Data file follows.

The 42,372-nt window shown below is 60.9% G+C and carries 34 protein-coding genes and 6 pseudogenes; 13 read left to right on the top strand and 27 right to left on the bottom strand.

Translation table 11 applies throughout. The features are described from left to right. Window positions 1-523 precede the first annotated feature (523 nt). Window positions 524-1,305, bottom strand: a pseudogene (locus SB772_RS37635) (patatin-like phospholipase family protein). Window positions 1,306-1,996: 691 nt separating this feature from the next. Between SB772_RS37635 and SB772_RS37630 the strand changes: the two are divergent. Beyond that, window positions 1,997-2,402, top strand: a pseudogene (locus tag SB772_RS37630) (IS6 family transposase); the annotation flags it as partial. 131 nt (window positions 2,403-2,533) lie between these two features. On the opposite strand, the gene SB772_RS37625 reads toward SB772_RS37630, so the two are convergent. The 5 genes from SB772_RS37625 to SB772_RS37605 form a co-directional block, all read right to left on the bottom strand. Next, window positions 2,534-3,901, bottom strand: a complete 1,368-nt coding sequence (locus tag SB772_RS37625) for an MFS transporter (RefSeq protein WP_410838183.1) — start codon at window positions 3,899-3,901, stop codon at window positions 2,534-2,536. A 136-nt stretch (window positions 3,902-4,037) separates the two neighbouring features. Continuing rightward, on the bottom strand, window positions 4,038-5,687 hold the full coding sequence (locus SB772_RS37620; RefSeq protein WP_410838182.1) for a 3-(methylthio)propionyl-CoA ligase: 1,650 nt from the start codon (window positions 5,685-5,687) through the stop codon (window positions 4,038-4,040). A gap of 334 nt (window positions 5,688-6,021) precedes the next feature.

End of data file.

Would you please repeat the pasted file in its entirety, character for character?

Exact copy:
The 42,372-nt window shown below is 60.9% G+C and carries 34 protein-coding genes and 6 pseudogenes; 13 read left to right on the top strand and 27 right to left on the bottom strand.

Translation table 11 applies throughout. The features are described from left to right. Window positions 1-523 precede the first annotated feature (523 nt). Window positions 524-1,305, bottom strand: a pseudogene (locus SB772_RS37635) (patatin-like phospholipase family protein). Window positions 1,306-1,996: 691 nt separating this feature from the next. Between SB772_RS37635 and SB772_RS37630 the strand changes: the two are divergent. Beyond that, window positions 1,997-2,402, top strand: a pseudogene (locus tag SB772_RS37630) (IS6 family transposase); the annotation flags it as partial. 131 nt (window positions 2,403-2,533) lie between these two features. On the opposite strand, the gene SB772_RS37625 reads toward SB772_RS37630, so the two are convergent. The 5 genes from SB772_RS37625 to SB772_RS37605 form a co-directional block, all read right to left on the bottom strand. Next, window positions 2,534-3,901, bottom strand: a complete 1,368-nt coding sequence (locus tag SB772_RS37625) for an MFS transporter (RefSeq protein WP_410838183.1) — start codon at window positions 3,899-3,901, stop codon at window positions 2,534-2,536. A 136-nt stretch (window positions 3,902-4,037) separates the two neighbouring features. Continuing rightward, on the bottom strand, window positions 4,038-5,687 hold the full coding sequence (locus SB772_RS37620; RefSeq protein WP_410838182.1) for a 3-(methylthio)propionyl-CoA ligase: 1,650 nt from the start codon (window positions 5,685-5,687) through the stop codon (window positions 4,038-4,040). A gap of 334 nt (window positions 5,688-6,021) precedes the next feature.